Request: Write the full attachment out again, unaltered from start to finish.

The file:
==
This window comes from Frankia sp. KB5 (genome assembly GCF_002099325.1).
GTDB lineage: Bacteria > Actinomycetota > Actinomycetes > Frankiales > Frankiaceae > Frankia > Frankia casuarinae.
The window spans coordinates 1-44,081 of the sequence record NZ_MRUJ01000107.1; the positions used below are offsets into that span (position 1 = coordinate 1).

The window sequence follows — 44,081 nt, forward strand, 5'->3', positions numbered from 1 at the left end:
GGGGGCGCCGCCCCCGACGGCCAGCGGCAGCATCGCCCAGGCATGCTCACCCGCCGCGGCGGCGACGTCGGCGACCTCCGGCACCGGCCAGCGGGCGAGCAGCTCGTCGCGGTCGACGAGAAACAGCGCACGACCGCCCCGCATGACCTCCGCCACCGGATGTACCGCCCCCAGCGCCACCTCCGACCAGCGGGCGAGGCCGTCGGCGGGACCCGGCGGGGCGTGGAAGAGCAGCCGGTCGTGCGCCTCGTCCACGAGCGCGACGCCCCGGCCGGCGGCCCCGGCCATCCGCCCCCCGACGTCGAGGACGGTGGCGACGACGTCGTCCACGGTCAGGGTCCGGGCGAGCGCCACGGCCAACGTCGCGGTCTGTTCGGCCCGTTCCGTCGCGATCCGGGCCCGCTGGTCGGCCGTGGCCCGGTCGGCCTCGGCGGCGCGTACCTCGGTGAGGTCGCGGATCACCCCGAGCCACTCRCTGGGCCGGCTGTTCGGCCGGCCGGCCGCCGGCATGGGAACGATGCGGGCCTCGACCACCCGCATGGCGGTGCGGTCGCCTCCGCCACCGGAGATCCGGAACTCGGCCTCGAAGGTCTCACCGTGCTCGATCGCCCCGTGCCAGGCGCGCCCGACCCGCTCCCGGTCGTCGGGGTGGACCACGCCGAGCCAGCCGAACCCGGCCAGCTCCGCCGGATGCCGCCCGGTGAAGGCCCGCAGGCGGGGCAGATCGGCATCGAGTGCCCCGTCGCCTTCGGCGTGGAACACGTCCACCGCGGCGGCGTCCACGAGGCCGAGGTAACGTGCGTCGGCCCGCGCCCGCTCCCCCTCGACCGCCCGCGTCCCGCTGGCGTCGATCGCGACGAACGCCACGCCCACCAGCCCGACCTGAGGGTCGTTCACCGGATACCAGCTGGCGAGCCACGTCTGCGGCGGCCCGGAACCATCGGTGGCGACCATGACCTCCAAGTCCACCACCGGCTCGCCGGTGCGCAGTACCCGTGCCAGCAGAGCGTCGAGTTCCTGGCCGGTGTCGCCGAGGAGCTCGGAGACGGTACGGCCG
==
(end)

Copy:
This window comes from Frankia sp. KB5 (genome assembly GCF_002099325.1).
GTDB lineage: Bacteria > Actinomycetota > Actinomycetes > Frankiales > Frankiaceae > Frankia > Frankia casuarinae.
The window spans coordinates 1-44,081 of the sequence record NZ_MRUJ01000107.1; the positions used below are offsets into that span (position 1 = coordinate 1).

The window sequence follows — 44,081 nt, forward strand, 5'->3', positions numbered from 1 at the left end:
GGGGGCGCCGCCCCCGACGGCCAGCGGCAGCATCGCCCAGGCATGCTCACCCGCCGCGGCGGCGACGTCGGCGACCTCCGGCACCGGCCAGCGGGCGAGCAGCTCGTCGCGGTCGACGAGAAACAGCGCACGACCGCCCCGCATGACCTCCGCCACCGGATGTACCGCCCCCAGCGCCACCTCCGACCAGCGGGCGAGGCCGTCGGCGGGACCCGGCGGGGCGTGGAAGAGCAGCCGGTCGTGCGCCTCGTCCACGAGCGCGACGCCCCGGCCGGCGGCCCCGGCCATCCGCCCCCCGACGTCGAGGACGGTGGCGACGACGTCGTCCACGGTCAGGGTCCGGGCGAGCGCCACGGCCAACGTCGCGGTCTGTTCGGCCCGTTCCGTCGCGATCCGGGCCCGCTGGTCGGCCGTGGCCCGGTCGGCCTCGGCGGCGCGTACCTCGGTGAGGTCGCGGATCACCCCGAGCCACTCRCTGGGCCGGCTGTTCGGCCGGCCGGCCGCCGGCATGGGAACGATGCGGGCCTCGACCACCCGCATGGCGGTGCGGTCGCCTCCGCCACCGGAGATCCGGAACTCGGCCTCGAAGGTCTCACCGTGCTCGATCGCCCCGTGCCAGGCGCGCCCGACCCGCTCCCGGTCGTCGGGGTGGACCACGCCGAGCCAGCCGAACCCGGCCAGCTCCGCCGGATGCCGCCCGGTGAAGGCCCGCAGGCGGGGCAGATCGGCATCGAGTGCCCCGTCGCCTTCGGCGTGGAACACGTCCACCGCGGCGGCGTCCACGAGGCCGAGGTAACGTGCGTCGGCCCGCGCCCGCTCCCCCTCGACCGCCCGCGTCCCGCTGGCGTCGATCGCGACGAACGCCACGCCCACCAGCCCGACCTGAGGGTCGTTCACCGGATACCAGCTGGCGAGCCACGTCTGCGGCGGCCCGGAACCATCGGTGGCGACCATGACCTCCAAGTCCACCACCGGCTCGCCGGTGCGCAGTACCCGTGCCAGCAGAGCGTCGAGTTCCTGGCCGGTGTCGCCGAGGAGCTCGGAGACGGTACGGCCG